At the heart of the Blockchain is the principle that a user can reveal themselves to others and that their actions are permanently recorded in multiple sites in a way the prevents their alteration or removal. Like digital snails we leave a trail everywhere we go, hence the concept of ‘chain’ of references.
As described in a recent Harvard Business Review article by Michael Mainelli of Z/Yen, typical solutions to the identity problem involving two MDLs, one holding your encrypted documents and the other a record of transactions where they are asked for and offered to others.
Of course documents have to be certified by someone to be valid to start with but once this is done the validity is held for you in the Blockchain without further involvement of the source verifier. For traditional businesses like insurance that are using the new databases, you would expect a lawyer to provide the certificate. But once provided, the lawyer has no more input.
When people who already have confirmable IDs use the system they usually use their government issued passport
Setting us free: The future of identity and money
For those of us lucky enough to be already ‘official’ the new technology promises much greater efficiency and a way to foil attempts at fraud. Many very slow processes, such as bank transactions, property transfers, etc, which still rely on giant ledgers, retyped onto to electronic files, can now be speeded up immensely by using the calculating and checking speed of computers. Finally your computer is set free from being a glorified typewrite and can show off its real potential.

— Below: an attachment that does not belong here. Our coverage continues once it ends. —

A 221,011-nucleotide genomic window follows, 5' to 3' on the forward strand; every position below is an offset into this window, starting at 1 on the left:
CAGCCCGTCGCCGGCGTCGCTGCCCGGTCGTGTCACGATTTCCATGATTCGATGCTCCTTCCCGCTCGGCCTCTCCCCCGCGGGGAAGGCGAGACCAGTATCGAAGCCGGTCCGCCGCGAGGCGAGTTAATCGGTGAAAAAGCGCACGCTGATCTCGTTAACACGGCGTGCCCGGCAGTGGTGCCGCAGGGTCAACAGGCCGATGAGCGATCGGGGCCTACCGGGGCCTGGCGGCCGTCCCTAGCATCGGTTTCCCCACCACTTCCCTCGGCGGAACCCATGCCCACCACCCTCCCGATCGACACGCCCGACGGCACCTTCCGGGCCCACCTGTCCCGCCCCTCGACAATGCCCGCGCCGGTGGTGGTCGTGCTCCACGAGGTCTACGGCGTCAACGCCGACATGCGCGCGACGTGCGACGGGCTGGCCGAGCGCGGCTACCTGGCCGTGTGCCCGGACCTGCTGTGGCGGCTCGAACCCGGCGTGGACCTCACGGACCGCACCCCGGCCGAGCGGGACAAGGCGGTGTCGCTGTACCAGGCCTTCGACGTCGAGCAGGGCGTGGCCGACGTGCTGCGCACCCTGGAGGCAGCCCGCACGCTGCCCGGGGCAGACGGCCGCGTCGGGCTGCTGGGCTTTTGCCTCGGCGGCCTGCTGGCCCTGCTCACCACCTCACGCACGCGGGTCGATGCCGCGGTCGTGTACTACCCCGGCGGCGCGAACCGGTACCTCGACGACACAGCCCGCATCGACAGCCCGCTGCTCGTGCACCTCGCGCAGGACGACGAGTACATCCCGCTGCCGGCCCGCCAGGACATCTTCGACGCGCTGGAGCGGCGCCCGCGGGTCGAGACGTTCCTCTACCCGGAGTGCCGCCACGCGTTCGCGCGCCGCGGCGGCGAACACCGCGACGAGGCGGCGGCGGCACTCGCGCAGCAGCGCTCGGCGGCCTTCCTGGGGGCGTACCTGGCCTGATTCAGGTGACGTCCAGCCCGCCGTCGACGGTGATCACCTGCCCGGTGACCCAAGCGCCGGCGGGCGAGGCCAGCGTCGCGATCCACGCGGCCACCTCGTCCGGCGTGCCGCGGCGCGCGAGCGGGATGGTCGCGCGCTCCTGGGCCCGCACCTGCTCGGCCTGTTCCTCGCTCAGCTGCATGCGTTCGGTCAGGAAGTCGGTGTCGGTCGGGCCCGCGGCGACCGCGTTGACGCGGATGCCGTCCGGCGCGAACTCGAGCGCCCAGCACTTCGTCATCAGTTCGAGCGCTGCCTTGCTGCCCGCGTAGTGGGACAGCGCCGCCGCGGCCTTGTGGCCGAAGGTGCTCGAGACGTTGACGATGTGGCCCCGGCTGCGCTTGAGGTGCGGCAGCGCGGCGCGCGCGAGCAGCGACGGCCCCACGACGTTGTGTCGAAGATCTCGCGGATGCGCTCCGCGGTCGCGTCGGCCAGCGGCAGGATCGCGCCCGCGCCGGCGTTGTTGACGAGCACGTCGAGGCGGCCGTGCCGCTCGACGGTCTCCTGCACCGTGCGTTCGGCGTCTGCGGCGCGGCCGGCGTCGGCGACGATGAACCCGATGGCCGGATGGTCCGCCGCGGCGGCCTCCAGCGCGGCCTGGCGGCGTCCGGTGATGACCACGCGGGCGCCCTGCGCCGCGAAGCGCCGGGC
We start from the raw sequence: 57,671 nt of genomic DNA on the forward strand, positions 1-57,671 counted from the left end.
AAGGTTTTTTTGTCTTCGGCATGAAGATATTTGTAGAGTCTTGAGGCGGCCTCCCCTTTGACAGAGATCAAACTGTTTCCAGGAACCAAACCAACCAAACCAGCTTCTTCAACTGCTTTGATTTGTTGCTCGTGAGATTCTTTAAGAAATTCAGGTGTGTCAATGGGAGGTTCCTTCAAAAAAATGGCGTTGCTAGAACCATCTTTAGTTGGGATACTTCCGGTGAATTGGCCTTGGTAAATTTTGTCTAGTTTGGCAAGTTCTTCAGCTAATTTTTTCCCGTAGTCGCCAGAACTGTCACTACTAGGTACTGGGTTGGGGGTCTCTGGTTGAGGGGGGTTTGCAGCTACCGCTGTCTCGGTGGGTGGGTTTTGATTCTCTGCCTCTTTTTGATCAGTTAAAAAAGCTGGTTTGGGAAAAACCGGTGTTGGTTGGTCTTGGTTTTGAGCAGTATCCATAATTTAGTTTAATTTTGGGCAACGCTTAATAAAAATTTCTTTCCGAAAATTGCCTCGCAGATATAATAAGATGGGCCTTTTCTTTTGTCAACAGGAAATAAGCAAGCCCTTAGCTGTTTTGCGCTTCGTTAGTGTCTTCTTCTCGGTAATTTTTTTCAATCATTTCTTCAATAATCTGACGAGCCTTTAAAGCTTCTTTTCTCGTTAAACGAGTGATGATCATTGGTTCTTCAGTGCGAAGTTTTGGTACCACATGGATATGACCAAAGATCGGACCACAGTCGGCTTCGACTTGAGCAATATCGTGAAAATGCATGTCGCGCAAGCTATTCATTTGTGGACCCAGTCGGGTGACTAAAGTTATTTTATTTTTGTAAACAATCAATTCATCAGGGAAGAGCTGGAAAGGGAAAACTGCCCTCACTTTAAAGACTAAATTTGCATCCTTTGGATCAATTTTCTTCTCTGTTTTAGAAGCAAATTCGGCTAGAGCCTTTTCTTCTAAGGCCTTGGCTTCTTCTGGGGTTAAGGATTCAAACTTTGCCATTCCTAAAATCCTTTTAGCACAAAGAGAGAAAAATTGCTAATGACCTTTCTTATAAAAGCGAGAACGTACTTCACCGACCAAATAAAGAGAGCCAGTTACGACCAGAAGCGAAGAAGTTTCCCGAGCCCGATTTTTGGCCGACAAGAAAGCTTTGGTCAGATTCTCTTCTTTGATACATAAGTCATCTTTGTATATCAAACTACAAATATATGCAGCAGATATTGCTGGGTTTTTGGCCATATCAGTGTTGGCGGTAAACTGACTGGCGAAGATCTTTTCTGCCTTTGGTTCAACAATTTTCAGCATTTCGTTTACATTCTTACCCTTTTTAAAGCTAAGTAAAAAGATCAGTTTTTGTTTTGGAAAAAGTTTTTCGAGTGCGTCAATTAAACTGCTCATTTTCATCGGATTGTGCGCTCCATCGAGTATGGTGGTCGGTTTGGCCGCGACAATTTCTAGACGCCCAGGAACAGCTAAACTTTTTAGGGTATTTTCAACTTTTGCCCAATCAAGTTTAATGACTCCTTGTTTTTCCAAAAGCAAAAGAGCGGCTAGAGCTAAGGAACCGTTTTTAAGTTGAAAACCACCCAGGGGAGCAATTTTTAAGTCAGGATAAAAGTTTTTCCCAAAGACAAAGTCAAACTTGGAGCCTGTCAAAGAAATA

As blockchain technology spreads banks in particular may find their monopolistic business model severely disrupted in a way that retail already has been. Even the nature of money may change as new currencies emerge and people using blockchain to pass value around without going via traditional money.
Currently, sharing sub-economies work by vouchers and rather unfungible equivalents but once blockchain can verify value at speed it could introduce some of the ‘hard cash’ qualities of real money into such value exchanges. For example, many Japanese people use a care exchange system to help look after their families. You know the sort of thing: to help your mum who lives a long way away in the mountains you do some shopping for your elderly neighbour next door and then mail the voucher to your mum so she can claim the same value of help locally to her, without you travelling.
Blockchain technologies used in such systems will make them much faster, tie more systems together more easily and so create parallel currencies to the long-held classics such as your national currency, the dollar, euro, gold,etc
The ‘lost’ 1.5 billion people of the planet will clearly benefit great deal once they can establish their identity, if necessary without any involvement from state registers. If they adapt rapidly to blockchain’s potential they can also use the technology to establish assets through working. Those who have ready cash will not have the same power over those who can only barter as barter becomes more efficient.
In this transformative light, suddenly the word ‘blockchain’ seems rather a poor one. How about ‘Chain Release’?
After all, in this case, technology really does have the potential to set some of us free.